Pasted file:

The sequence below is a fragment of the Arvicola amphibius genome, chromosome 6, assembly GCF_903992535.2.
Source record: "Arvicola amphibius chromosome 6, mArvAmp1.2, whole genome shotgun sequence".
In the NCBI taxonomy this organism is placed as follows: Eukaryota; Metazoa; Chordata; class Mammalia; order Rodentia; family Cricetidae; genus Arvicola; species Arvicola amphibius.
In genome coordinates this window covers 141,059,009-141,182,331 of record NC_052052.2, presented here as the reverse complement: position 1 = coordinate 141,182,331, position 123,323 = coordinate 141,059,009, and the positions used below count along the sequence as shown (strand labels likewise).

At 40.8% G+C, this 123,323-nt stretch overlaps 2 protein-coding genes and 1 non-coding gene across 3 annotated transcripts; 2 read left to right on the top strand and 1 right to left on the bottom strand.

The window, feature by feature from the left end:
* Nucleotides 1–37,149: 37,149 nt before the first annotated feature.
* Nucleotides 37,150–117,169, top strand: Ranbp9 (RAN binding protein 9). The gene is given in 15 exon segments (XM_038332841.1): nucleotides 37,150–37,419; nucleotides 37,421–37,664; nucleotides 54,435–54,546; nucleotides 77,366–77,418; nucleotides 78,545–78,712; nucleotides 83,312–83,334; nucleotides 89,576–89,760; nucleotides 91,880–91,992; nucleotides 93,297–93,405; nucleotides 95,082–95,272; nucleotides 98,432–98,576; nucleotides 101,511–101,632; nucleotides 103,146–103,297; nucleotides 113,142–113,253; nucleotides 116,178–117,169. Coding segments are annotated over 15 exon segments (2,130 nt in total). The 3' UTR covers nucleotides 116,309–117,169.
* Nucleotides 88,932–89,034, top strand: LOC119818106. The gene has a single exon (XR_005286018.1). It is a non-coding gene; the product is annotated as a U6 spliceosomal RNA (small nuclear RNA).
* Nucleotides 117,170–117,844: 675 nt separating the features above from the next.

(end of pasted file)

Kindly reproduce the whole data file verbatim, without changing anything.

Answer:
The sequence below is a fragment of the Arvicola amphibius genome, chromosome 6, assembly GCF_903992535.2.
Source record: "Arvicola amphibius chromosome 6, mArvAmp1.2, whole genome shotgun sequence".
In the NCBI taxonomy this organism is placed as follows: Eukaryota; Metazoa; Chordata; class Mammalia; order Rodentia; family Cricetidae; genus Arvicola; species Arvicola amphibius.
In genome coordinates this window covers 141,059,009-141,182,331 of record NC_052052.2, presented here as the reverse complement: position 1 = coordinate 141,182,331, position 123,323 = coordinate 141,059,009, and the positions used below count along the sequence as shown (strand labels likewise).

At 40.8% G+C, this 123,323-nt stretch overlaps 2 protein-coding genes and 1 non-coding gene across 3 annotated transcripts; 2 read left to right on the top strand and 1 right to left on the bottom strand.

The window, feature by feature from the left end:
* Nucleotides 1–37,149: 37,149 nt before the first annotated feature.
* Nucleotides 37,150–117,169, top strand: Ranbp9 (RAN binding protein 9). The gene is given in 15 exon segments (XM_038332841.1): nucleotides 37,150–37,419; nucleotides 37,421–37,664; nucleotides 54,435–54,546; nucleotides 77,366–77,418; nucleotides 78,545–78,712; nucleotides 83,312–83,334; nucleotides 89,576–89,760; nucleotides 91,880–91,992; nucleotides 93,297–93,405; nucleotides 95,082–95,272; nucleotides 98,432–98,576; nucleotides 101,511–101,632; nucleotides 103,146–103,297; nucleotides 113,142–113,253; nucleotides 116,178–117,169. Coding segments are annotated over 15 exon segments (2,130 nt in total). The 3' UTR covers nucleotides 116,309–117,169.
* Nucleotides 88,932–89,034, top strand: LOC119818106. The gene has a single exon (XR_005286018.1). It is a non-coding gene; the product is annotated as a U6 spliceosomal RNA (small nuclear RNA).
* Nucleotides 117,170–117,844: 675 nt separating the features above from the next.